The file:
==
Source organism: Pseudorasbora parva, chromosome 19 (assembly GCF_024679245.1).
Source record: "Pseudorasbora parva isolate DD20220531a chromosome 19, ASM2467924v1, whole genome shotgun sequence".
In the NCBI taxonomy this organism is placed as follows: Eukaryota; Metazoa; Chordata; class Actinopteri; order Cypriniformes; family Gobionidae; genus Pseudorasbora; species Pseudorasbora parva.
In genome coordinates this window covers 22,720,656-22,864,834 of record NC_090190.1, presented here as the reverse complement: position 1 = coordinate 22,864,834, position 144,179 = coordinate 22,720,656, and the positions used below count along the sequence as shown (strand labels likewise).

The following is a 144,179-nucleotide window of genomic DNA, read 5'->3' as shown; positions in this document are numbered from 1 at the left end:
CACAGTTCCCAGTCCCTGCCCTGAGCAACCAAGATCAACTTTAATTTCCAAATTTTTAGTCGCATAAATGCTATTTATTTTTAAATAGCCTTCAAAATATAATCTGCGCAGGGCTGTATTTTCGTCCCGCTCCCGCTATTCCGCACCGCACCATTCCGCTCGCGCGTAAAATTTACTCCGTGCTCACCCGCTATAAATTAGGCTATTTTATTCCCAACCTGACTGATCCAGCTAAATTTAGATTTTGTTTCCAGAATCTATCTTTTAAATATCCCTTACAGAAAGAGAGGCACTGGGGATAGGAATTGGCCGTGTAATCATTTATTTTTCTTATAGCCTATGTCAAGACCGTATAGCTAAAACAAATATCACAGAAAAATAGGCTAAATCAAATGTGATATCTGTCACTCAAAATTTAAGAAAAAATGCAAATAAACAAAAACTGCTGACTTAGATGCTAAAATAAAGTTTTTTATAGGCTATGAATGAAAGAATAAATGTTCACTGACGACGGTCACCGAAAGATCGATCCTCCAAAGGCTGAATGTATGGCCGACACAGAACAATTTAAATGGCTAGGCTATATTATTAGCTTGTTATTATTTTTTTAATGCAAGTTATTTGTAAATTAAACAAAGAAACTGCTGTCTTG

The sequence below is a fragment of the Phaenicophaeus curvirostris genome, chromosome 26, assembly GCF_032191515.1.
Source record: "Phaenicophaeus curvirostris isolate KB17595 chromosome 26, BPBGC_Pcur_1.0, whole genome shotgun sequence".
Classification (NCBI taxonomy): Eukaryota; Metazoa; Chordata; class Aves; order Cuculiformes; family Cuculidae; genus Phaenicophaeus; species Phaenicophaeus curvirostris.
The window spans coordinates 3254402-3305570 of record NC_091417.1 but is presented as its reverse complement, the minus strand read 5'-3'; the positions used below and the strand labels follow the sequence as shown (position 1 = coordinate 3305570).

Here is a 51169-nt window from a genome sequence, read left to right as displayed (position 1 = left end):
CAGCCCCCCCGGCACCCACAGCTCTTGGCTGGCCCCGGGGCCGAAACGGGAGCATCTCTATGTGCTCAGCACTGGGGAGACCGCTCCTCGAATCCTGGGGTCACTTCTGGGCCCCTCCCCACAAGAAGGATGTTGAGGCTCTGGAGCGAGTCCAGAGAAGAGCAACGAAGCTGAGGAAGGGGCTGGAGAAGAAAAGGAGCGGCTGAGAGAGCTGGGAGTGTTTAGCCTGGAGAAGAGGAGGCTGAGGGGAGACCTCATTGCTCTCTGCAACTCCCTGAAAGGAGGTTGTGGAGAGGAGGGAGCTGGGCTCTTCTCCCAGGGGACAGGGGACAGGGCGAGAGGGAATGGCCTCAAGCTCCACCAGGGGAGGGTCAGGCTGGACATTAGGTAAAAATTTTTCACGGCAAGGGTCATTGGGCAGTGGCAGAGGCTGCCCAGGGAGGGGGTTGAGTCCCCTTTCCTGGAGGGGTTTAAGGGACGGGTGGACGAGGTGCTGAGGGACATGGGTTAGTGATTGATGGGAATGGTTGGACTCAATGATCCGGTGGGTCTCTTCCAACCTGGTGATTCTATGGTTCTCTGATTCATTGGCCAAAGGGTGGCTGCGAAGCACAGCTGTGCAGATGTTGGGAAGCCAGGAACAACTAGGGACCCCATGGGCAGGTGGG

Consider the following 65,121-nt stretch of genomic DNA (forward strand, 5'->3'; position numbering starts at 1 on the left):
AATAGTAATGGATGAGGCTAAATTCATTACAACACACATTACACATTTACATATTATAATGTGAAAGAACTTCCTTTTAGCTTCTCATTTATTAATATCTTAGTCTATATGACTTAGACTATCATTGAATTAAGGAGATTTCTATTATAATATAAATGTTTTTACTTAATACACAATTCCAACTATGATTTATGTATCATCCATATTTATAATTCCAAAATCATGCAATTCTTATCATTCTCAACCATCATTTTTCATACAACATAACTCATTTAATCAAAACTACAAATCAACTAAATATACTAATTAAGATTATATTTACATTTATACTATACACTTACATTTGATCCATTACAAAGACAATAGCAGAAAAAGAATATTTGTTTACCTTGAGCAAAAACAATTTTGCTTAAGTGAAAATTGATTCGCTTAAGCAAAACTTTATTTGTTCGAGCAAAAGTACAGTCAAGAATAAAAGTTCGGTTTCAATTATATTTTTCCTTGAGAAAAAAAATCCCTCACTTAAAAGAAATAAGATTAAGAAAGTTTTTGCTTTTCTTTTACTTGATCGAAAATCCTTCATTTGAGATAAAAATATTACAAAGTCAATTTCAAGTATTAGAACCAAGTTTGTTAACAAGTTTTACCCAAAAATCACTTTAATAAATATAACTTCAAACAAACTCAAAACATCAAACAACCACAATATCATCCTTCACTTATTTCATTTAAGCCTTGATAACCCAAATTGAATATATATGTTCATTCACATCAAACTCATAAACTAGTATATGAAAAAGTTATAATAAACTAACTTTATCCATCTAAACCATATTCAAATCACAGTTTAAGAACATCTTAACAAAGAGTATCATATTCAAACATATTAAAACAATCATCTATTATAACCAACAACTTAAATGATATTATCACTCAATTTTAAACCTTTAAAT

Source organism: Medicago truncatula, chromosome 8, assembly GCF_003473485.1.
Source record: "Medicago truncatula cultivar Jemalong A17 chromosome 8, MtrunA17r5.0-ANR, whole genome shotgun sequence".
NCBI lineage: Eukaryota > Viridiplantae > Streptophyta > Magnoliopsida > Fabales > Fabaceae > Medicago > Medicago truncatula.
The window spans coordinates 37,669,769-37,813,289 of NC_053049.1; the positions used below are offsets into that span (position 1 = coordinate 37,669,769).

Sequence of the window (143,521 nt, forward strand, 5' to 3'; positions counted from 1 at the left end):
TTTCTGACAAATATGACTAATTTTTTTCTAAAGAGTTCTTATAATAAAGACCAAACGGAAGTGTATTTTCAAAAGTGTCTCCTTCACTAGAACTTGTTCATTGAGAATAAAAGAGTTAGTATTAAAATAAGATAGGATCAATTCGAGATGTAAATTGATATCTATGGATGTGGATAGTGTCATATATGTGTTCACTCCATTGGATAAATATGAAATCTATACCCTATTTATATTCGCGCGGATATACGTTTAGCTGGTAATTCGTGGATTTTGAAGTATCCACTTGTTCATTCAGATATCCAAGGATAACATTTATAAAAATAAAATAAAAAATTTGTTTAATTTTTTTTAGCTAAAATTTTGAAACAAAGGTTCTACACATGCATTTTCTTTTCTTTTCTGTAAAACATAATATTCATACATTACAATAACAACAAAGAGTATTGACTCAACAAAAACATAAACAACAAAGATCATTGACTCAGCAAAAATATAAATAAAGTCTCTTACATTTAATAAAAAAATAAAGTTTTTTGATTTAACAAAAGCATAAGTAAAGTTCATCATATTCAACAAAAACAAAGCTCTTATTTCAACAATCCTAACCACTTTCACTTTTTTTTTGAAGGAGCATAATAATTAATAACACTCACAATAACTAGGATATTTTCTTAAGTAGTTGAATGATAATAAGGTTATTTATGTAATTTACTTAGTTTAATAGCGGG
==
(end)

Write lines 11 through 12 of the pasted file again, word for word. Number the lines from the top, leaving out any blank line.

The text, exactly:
Here is a 51169-nt window from a genome sequence, read left to right as displayed (position 1 = left end):
CAGCCCCCCCGGCACCCACAGCTCTTGGCTGGCCCCGGGGCCGAAACGGGAGCATCTCTATGTGCTCAGCACTGGGGAGACCGCTCCTCGAATCCTGGGGTCACTTCTGGGCCCCTCCCCACAAGAAGGATGTTGAGGCTCTGGAGCGAGTCCAGAGAAGAGCAACGAAGCTGAGGAAGGGGCTGGAGAAGAAAAGGAGCGGCTGAGAGAGCTGGGAGTGTTTAGCCTGGAGAAGAGGAGGCTGAGGGGAGACCTCATTGCTCTCTGCAACTCCCTGAAAGGAGGTTGTGGAGAGGAGGGAGCTGGGCTCTTCTCCCAGGGGACAGGGGACAGGGCGAGAGGGAATGGCCTCAAGCTCCACCAGGGGAGGGTCAGGCTGGACATTAGGTAAAAATTTTTCACGGCAAGGGTCATTGGGCAGTGGCAGAGGCTGCCCAGGGAGGGGGTTGAGTCCCCTTTCCTGGAGGGGTTTAAGGGACGGGTGGACGAGGTGCTGAGGGACATGGGTTAGTGATTGATGGGAATGGTTGGACTCAATGATCCGGTGGGTCTCTTCCAACCTGGTGATTCTATGGTTCTCTGATTCATTGGCCAAAGGGTGGCTGCGAAGCACAGCTGTGCAGATGTTGGGAAGCCAGGAACAACTAGGGACCCCATGGGCAGGTGGG